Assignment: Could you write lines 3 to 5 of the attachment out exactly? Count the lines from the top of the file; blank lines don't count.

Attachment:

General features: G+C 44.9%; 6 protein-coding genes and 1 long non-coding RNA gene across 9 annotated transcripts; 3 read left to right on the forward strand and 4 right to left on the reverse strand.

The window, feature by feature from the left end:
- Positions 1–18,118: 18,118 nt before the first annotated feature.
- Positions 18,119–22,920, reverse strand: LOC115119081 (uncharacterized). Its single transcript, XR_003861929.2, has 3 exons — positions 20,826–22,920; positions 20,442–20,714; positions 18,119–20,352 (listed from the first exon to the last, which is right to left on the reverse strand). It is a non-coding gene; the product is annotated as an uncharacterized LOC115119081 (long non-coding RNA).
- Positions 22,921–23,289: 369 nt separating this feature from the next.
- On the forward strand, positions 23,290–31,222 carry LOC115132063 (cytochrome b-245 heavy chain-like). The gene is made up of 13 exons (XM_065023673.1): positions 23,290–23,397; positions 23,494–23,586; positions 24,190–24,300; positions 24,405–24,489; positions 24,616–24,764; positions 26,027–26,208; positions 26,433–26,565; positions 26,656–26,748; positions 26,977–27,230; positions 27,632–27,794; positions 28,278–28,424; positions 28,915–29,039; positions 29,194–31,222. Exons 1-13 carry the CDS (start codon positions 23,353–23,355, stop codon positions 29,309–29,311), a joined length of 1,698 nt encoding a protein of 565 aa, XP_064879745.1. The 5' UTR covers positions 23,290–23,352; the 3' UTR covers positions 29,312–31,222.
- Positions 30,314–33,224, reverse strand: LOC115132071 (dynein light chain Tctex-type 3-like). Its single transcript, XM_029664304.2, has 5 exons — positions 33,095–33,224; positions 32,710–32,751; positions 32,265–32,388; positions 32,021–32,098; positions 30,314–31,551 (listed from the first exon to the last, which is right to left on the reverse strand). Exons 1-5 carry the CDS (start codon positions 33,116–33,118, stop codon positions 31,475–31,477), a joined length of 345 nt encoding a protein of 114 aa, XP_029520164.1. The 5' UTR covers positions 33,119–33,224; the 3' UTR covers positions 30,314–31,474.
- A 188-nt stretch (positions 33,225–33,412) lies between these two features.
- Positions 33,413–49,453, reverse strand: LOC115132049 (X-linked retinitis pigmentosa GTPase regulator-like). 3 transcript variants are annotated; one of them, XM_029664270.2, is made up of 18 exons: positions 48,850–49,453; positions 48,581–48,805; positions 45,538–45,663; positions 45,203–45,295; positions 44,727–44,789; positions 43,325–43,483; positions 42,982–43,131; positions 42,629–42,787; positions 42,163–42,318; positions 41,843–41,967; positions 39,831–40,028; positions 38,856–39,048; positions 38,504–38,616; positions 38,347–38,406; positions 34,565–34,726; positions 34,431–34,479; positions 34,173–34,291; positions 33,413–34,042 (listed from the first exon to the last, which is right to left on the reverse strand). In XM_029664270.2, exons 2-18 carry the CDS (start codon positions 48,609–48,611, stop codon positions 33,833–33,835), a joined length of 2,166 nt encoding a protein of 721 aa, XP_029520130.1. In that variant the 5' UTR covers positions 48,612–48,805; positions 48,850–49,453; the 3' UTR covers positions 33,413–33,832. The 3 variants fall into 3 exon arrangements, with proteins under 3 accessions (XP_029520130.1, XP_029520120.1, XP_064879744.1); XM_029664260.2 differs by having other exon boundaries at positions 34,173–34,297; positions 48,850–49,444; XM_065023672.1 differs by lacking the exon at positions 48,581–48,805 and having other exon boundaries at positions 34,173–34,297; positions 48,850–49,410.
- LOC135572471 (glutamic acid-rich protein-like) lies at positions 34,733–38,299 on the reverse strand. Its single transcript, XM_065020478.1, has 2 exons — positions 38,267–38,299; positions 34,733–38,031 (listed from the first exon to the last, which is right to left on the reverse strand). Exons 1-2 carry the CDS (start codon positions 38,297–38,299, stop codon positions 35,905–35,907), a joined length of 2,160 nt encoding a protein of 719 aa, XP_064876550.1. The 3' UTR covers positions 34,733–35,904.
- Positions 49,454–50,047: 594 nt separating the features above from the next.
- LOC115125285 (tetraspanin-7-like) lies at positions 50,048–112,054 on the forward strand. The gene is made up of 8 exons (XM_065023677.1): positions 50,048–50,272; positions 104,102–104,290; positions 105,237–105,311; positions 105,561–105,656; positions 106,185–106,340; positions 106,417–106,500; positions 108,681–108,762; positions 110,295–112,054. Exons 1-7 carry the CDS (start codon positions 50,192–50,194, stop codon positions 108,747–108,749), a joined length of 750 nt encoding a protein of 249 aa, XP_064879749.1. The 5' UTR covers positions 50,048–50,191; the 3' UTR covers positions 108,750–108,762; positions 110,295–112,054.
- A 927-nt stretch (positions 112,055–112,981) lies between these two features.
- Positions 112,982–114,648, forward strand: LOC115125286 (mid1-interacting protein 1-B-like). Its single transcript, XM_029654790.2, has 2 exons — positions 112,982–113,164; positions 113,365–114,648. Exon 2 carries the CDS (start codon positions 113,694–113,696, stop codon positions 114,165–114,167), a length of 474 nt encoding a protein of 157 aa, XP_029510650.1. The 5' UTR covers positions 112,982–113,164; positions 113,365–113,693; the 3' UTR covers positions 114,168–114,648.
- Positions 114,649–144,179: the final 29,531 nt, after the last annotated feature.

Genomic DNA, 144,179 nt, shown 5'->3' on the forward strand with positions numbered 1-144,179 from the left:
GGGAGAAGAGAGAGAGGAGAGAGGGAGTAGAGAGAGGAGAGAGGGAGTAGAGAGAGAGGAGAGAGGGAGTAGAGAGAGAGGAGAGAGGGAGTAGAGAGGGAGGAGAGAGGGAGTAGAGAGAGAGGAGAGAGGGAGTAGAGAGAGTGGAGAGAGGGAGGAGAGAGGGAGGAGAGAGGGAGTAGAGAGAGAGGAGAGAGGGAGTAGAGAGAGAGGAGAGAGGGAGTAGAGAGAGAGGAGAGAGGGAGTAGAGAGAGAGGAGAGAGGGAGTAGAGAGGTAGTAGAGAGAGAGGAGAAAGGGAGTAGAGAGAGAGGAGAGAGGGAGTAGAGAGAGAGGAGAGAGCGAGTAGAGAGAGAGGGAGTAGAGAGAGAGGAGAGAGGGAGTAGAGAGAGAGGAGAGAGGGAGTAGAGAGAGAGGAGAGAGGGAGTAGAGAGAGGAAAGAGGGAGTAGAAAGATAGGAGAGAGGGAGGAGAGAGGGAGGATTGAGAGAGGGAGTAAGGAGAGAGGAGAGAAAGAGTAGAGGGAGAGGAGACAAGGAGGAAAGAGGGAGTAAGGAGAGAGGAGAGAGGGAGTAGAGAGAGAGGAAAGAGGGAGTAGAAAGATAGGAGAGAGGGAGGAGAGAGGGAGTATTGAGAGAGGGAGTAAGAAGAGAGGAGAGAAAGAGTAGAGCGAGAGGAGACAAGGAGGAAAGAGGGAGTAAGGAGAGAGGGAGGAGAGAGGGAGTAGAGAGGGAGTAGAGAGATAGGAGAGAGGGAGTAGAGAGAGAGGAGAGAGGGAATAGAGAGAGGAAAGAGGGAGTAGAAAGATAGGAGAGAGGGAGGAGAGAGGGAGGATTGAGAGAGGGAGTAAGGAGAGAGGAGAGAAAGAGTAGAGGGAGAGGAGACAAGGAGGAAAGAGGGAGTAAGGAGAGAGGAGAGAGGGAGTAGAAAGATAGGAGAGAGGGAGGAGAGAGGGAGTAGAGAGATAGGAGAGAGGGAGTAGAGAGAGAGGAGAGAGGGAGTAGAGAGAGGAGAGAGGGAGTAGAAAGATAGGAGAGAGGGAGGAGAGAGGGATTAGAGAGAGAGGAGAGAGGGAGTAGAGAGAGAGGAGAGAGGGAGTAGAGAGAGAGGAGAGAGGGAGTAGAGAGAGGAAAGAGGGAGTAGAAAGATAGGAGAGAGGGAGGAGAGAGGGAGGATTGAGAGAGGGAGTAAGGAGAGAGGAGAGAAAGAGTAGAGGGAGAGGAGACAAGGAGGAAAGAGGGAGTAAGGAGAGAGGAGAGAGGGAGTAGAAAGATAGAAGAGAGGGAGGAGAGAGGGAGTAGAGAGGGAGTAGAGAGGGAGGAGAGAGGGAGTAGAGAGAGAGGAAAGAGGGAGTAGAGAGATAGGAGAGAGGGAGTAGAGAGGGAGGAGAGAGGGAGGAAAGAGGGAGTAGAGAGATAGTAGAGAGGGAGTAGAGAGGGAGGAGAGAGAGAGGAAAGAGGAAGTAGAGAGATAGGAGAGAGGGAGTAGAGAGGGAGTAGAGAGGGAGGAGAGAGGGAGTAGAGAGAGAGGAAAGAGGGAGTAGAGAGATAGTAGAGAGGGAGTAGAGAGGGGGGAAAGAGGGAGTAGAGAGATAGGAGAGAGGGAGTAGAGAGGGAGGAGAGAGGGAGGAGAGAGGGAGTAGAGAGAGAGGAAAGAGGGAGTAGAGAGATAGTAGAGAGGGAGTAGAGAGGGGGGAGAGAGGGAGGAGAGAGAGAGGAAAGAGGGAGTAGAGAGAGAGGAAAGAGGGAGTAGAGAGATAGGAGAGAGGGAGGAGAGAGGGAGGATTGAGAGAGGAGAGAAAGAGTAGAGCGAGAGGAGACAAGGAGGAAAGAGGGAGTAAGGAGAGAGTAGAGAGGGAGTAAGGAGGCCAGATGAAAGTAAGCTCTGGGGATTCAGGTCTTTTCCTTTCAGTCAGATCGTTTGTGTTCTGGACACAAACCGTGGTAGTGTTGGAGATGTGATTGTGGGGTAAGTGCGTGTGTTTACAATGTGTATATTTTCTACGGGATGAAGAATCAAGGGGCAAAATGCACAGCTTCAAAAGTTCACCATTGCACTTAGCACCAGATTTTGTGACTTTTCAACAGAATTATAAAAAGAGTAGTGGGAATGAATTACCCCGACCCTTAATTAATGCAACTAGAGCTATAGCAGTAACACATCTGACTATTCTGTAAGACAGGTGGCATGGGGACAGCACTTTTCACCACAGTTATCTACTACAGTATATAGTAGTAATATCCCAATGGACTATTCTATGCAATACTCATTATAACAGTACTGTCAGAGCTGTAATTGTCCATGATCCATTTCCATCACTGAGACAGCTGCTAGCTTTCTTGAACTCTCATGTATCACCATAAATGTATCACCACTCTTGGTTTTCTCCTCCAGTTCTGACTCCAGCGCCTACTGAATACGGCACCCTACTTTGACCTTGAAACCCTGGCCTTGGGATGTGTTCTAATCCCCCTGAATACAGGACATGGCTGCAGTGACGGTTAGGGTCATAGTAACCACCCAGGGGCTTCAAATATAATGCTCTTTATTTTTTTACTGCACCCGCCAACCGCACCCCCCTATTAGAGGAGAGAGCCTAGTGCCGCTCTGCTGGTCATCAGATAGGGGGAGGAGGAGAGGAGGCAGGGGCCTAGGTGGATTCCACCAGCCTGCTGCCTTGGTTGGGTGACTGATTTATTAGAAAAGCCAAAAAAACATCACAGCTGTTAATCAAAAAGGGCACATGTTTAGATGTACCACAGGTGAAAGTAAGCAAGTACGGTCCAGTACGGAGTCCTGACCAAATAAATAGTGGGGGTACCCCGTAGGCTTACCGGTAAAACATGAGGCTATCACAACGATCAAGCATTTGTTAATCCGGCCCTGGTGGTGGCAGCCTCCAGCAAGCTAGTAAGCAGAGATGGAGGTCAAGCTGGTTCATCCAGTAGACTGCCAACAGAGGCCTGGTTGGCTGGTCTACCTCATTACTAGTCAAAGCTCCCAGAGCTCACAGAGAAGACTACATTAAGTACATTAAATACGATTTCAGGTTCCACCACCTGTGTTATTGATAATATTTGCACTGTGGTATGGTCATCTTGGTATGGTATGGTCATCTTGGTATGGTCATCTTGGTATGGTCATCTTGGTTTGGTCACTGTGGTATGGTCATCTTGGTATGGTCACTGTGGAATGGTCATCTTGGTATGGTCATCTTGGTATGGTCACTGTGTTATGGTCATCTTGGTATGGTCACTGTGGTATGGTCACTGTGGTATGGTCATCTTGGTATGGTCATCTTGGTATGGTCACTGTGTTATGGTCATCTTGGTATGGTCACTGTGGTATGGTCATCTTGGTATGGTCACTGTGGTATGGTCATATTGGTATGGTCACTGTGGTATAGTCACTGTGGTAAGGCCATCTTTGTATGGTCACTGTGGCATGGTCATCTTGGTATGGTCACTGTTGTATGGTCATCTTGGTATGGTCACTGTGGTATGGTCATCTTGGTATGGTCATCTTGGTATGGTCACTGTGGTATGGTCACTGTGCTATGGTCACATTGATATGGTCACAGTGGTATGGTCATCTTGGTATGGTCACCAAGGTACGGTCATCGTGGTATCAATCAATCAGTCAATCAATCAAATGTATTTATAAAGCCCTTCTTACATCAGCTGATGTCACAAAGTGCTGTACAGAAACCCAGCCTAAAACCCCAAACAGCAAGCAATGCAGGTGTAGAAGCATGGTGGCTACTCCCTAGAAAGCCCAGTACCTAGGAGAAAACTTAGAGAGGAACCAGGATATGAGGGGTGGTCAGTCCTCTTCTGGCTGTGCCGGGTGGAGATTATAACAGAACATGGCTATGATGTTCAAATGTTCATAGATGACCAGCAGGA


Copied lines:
- Positions 1–18,118: 18,118 nt before the first annotated feature.
- Positions 18,119–22,920, reverse strand: LOC115119081 (uncharacterized). Its single transcript, XR_003861929.2, has 3 exons — positions 20,826–22,920; positions 20,442–20,714; positions 18,119–20,352 (listed from the first exon to the last, which is right to left on the reverse strand). It is a non-coding gene; the product is annotated as an uncharacterized LOC115119081 (long non-coding RNA).
- Positions 22,921–23,289: 369 nt separating this feature from the next.